que de nuevo tengo que esperar, (That once again, I’ll have to wait)
que las maravillas vendrán algo lentas ( That marvels will arrive somewhat slow)
porque el mundo tiene aún muy corta edad. (Because the world is still so very young)

Venga la esperanza, (Hope, please come)
pase por aquí. (Come by here)
Venga de cuarenta, (Come if you are forty)
venga de dos mil. (Come if you are two thousand)
Venga la esperanza (Come hope)
de cualquier color: (Come in any color)
verde, roja o negra, (Green or red or black)
pero con amor. (But come with love)

A new magic

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María walked into her room on Friday and stopped. She kept turning around, looking first at one part of her room and then another. There wasn’t the kind of gleeful astonishment and squeals of previous years. Instead, she was very quiet. I was biting my tongue, trying to open space for her to take the lead, getting a bit anxious that somehow, this had gone wrong. Finally she looked at me and in almost a whisper said, “this is beautiful. Mami, I don’t think Olaf was the one who did this. I think this was you. Did you do this for me?” I couldn’t lie. I told her I had and she came over and just stood and hugged me. Later in the evening she added, “I am not sure it’s ever been Santa either. I think it’s been you.”  As we lay together on her bed at bedtime, she repeated over and over again, “I love how my room looks. Thank you, Mami.” And just like that, my girl and I had moved into a whole new place.

As much as I have loved the wonder of seeing Christmas through my woman-child’s eyes, there is no regret or nostalgia that we have crossed out of that time. There’s a kind of ordering of thought and experience that made it possible for María to take her room in and come up with a new way of understanding what she was looking at. I am beyond thankful for this kind of progress in her cognitive development. They say the brain keeps developing until you reach your late twenties and I get to see it live and in Technicolor with María.

There was a new magic in the past couple of days—the unimagined wonder of a young woman settling into a more companionable relationship with her mom. We worked together yesterday and today, preparing meals for ourselves and friends. We are both trying to be healthy about the food we eat and as a result, María was able to wear a dress that was too tight for her a couple of months ago. There was some makeup in María’s stocking. We had some company coming over for lunch and she asked me to help her with the make-up though she cautioned she didn’t want a whole lot of it on her face. When I finished, she asked me, “do I look pretty”.
“O my stars, María, you look stunningly beautiful and grown up”

Herself completely and also, a new creation.

May the rest of your Christmas season and the new year that lies ahead have such moments of wonder and joy.

Prepare

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The hard feelings surrounding the realities of my daughter’s life ebb and flow for me. There are times her voice is so happy and full of life that it is easy to get on with mine, reminding myself that any 21 year old would be on her way to independence and I’d do well to catch glimpses of her as she left the house for yet another adventure if she were home from college. This year, I’ve struggled.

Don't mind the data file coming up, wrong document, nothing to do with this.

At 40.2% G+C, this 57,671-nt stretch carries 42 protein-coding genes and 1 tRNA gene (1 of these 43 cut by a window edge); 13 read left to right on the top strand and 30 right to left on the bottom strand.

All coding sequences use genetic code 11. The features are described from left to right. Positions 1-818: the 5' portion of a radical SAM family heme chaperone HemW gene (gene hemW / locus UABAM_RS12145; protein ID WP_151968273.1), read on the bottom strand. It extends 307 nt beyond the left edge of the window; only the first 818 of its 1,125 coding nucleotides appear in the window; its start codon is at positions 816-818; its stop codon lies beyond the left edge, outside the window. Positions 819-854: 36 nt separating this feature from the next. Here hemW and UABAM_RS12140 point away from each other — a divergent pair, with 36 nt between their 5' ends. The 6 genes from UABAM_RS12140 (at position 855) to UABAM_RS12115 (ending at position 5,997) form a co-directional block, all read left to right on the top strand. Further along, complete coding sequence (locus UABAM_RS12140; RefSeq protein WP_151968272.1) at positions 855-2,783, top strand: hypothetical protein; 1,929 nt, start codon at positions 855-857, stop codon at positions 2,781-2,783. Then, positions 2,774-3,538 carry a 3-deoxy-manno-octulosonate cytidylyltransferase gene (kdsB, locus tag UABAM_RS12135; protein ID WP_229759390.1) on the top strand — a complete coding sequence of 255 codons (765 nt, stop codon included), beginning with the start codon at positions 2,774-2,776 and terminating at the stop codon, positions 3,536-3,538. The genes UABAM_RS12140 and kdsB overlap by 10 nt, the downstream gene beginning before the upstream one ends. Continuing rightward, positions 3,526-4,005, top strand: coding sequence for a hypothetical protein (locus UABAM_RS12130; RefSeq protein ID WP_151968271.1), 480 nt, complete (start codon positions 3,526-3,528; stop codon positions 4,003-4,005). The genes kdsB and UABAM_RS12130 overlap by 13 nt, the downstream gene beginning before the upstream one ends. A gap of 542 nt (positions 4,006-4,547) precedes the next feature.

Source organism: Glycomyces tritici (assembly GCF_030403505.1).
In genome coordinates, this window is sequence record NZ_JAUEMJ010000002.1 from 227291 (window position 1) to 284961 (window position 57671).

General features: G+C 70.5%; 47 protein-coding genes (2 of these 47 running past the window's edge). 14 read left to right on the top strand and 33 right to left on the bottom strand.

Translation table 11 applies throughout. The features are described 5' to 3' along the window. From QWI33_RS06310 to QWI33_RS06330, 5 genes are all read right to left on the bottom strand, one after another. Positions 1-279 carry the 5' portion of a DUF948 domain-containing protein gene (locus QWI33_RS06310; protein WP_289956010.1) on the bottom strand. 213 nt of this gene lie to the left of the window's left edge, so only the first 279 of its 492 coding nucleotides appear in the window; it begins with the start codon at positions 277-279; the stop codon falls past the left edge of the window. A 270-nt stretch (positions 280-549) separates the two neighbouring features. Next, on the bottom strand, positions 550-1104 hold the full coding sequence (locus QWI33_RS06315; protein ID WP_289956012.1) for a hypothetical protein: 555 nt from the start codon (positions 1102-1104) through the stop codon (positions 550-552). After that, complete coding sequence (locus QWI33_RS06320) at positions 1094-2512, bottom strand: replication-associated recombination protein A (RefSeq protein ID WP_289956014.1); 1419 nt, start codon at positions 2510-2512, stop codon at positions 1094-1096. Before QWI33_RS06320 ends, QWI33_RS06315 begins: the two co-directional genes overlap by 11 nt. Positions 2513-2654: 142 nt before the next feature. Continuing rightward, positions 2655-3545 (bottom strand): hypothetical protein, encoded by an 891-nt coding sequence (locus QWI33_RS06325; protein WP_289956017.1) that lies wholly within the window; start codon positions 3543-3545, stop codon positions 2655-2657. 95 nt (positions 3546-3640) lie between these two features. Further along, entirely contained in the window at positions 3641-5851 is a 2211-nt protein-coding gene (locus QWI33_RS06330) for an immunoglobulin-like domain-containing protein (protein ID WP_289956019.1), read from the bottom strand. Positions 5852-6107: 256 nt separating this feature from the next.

Sherod and I spent some time this year doing the legal updates required of us every few years so María will be as well taken care of as possible when we are no longer here.  Writing the very specific directives for what will happen to María when both of us are dead is wrenching. Her dependence on others is so great. I think I speak for Sherod and me when I say, for us it’s not a burden but a privilege. For those left to watch out for her, the burden will be significant.

We are incredibly fortunate to have some financial means that can help make María’s life more comfortable. I am especially grateful to the Episcopal Church because she will receive survivor benefits from both of our pensions for the entirety of her life. But I make sure not to fool myself: what we will leave behind can only supplement the benefits available to her through Social Security and Medicaid. The cost of her care at BARC runs well over $150,000 a year right now. When I hear men like Paul Ryan, who’ve been shaped by the philosophy of Ayn Rand, talk about “taking on entitlements next year to manage the deficit,” I fear for my girl. She is a speck of nothing next to the greed, the expediency and the insularity of the people making decisions about the financial future of this country. Doing our legal work and listening to the stuff coming out of Washington DC would plunge me into absolute despair if I let it. I try to stay busy instead.

For those and a number of other reasons, I have missed my girl something fierce this year. As Advent gets started, I start holding my breath, hoping she will be in good enough shape to come home for Christmas. And I start preparing. Today, The pajamas are made. Each year, I try to decorate Maria’s room with a Christmas-y and here in Alabama, wintery theme. This year, it is snowflakes. There’s also a reminder that a couple of years after we brought María home, the movie Elf was on infinite loop in our home. She and I must have watched that movie hundreds of times together. There is something hauntingly, magically similar between the innocence of Buddy the Elf, and my girl’s innocence. I simply adore that movie for giving my girl a way of looking at her own self in ways that make sense to her.